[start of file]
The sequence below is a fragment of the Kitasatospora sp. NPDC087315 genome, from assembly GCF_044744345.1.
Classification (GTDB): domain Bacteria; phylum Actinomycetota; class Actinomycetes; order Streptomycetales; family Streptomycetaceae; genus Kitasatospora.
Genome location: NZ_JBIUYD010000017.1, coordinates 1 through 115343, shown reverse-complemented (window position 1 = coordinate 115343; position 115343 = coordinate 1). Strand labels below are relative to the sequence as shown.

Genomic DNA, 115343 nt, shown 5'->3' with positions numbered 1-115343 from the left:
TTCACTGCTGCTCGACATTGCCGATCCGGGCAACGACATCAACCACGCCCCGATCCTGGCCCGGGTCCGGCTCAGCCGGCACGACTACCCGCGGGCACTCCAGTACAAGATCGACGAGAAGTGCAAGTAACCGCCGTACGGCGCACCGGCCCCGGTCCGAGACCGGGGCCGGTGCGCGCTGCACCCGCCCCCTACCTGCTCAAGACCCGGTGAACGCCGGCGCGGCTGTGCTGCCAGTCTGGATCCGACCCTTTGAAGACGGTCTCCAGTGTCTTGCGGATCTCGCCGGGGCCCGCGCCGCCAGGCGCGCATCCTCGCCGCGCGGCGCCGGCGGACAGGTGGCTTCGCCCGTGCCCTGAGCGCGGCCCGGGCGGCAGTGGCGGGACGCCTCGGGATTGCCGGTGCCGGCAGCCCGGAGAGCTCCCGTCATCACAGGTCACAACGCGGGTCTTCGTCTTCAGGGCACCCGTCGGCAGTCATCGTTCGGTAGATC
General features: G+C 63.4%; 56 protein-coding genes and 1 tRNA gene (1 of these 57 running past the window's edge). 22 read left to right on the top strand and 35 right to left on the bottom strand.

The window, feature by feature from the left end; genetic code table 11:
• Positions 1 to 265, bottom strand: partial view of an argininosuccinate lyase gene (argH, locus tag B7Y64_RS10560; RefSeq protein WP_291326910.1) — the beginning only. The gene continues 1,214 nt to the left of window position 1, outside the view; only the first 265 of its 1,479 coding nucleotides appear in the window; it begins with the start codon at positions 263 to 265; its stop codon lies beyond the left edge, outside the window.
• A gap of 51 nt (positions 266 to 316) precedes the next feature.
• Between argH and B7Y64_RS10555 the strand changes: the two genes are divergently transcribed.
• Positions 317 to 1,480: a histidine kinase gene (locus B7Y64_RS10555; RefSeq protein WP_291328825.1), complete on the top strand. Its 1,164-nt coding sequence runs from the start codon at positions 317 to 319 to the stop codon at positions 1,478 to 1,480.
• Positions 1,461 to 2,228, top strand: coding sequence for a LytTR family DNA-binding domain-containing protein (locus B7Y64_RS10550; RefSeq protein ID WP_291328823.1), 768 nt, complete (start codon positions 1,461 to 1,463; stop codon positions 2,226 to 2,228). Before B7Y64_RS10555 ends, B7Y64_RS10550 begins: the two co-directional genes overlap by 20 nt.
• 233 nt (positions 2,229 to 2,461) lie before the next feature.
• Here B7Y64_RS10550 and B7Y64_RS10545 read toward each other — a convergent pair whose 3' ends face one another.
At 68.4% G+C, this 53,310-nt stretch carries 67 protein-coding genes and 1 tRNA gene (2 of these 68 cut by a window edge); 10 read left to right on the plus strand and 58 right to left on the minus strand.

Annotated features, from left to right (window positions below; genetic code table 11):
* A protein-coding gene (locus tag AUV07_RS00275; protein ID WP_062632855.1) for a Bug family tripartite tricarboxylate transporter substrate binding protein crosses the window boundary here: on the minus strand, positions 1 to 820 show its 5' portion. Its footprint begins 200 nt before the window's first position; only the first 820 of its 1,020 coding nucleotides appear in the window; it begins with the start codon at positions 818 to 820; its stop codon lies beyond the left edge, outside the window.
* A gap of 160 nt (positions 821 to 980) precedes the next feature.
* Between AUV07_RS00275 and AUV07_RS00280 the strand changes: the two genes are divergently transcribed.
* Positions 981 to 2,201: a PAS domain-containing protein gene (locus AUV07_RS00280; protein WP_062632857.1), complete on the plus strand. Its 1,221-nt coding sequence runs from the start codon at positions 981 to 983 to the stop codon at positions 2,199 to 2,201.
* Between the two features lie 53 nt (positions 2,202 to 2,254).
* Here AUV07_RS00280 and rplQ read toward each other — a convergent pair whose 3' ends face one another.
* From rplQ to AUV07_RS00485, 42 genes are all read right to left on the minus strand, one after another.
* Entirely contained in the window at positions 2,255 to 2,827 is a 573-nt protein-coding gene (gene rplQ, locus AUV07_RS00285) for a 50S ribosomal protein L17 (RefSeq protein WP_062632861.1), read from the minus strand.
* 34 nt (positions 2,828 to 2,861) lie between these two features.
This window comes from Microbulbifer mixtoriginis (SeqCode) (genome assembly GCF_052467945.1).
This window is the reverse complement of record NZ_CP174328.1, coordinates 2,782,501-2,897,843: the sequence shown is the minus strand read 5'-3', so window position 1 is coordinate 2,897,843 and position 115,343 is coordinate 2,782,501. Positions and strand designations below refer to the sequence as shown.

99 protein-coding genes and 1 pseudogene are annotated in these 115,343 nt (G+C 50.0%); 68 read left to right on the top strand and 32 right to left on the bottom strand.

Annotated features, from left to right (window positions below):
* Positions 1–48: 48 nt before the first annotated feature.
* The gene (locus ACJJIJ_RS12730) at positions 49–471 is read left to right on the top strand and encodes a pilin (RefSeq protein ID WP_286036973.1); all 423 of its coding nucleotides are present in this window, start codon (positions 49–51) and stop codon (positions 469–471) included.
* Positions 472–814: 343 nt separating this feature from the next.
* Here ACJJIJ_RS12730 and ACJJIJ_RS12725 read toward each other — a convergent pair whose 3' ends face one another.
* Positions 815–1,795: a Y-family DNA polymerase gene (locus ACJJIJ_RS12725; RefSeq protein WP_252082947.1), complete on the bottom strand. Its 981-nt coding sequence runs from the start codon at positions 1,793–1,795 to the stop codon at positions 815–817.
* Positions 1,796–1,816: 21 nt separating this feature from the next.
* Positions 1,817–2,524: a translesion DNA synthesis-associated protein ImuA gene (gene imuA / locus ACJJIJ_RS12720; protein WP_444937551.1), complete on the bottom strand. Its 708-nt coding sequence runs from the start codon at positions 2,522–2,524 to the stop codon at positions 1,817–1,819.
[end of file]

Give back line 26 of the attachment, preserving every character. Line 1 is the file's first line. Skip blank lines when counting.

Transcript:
This window comes from Microbulbifer mixtoriginis (SeqCode) (genome assembly GCF_052467945.1).